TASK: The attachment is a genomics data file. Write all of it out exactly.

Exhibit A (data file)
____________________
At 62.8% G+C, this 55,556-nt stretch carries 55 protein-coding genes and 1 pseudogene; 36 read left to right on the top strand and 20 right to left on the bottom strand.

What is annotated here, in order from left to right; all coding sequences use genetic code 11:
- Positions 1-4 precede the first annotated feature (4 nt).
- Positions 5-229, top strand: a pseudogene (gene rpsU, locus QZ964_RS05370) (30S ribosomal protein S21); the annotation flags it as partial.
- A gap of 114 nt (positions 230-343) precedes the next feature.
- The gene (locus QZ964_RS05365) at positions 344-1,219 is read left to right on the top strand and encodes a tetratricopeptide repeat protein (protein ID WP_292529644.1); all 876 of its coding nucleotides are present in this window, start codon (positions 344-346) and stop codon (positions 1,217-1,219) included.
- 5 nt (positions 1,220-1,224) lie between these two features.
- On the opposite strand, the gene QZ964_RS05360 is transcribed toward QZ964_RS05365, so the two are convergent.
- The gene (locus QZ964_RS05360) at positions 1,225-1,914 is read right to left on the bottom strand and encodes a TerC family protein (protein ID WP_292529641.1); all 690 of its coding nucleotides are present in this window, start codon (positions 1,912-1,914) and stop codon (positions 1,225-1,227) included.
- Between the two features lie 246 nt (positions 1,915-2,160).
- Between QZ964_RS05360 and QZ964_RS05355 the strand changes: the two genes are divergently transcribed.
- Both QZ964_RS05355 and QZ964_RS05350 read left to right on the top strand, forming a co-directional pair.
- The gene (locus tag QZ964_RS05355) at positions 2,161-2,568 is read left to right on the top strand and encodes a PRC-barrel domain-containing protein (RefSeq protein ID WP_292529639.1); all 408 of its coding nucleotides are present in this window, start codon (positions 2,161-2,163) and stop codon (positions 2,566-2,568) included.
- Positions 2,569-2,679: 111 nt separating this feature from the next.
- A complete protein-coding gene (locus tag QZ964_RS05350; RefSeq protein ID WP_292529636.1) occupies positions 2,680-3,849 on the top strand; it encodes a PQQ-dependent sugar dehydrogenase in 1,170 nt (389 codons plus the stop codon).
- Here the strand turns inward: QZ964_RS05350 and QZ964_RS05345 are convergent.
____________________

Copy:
At 62.8% G+C, this 55,556-nt stretch carries 55 protein-coding genes and 1 pseudogene; 36 read left to right on the top strand and 20 right to left on the bottom strand.

What is annotated here, in order from left to right; all coding sequences use genetic code 11:
- Positions 1-4 precede the first annotated feature (4 nt).
- Positions 5-229, top strand: a pseudogene (gene rpsU, locus QZ964_RS05370) (30S ribosomal protein S21); the annotation flags it as partial.
- A gap of 114 nt (positions 230-343) precedes the next feature.
- The gene (locus QZ964_RS05365) at positions 344-1,219 is read left to right on the top strand and encodes a tetratricopeptide repeat protein (protein ID WP_292529644.1); all 876 of its coding nucleotides are present in this window, start codon (positions 344-346) and stop codon (positions 1,217-1,219) included.
- 5 nt (positions 1,220-1,224) lie between these two features.
- On the opposite strand, the gene QZ964_RS05360 is transcribed toward QZ964_RS05365, so the two are convergent.
- The gene (locus QZ964_RS05360) at positions 1,225-1,914 is read right to left on the bottom strand and encodes a TerC family protein (protein ID WP_292529641.1); all 690 of its coding nucleotides are present in this window, start codon (positions 1,912-1,914) and stop codon (positions 1,225-1,227) included.
- Between the two features lie 246 nt (positions 1,915-2,160).
- Between QZ964_RS05360 and QZ964_RS05355 the strand changes: the two genes are divergently transcribed.
- Both QZ964_RS05355 and QZ964_RS05350 read left to right on the top strand, forming a co-directional pair.
- The gene (locus tag QZ964_RS05355) at positions 2,161-2,568 is read left to right on the top strand and encodes a PRC-barrel domain-containing protein (RefSeq protein ID WP_292529639.1); all 408 of its coding nucleotides are present in this window, start codon (positions 2,161-2,163) and stop codon (positions 2,566-2,568) included.
- Positions 2,569-2,679: 111 nt separating this feature from the next.
- A complete protein-coding gene (locus tag QZ964_RS05350; RefSeq protein ID WP_292529636.1) occupies positions 2,680-3,849 on the top strand; it encodes a PQQ-dependent sugar dehydrogenase in 1,170 nt (389 codons plus the stop codon).
- Here the strand turns inward: QZ964_RS05350 and QZ964_RS05345 are convergent.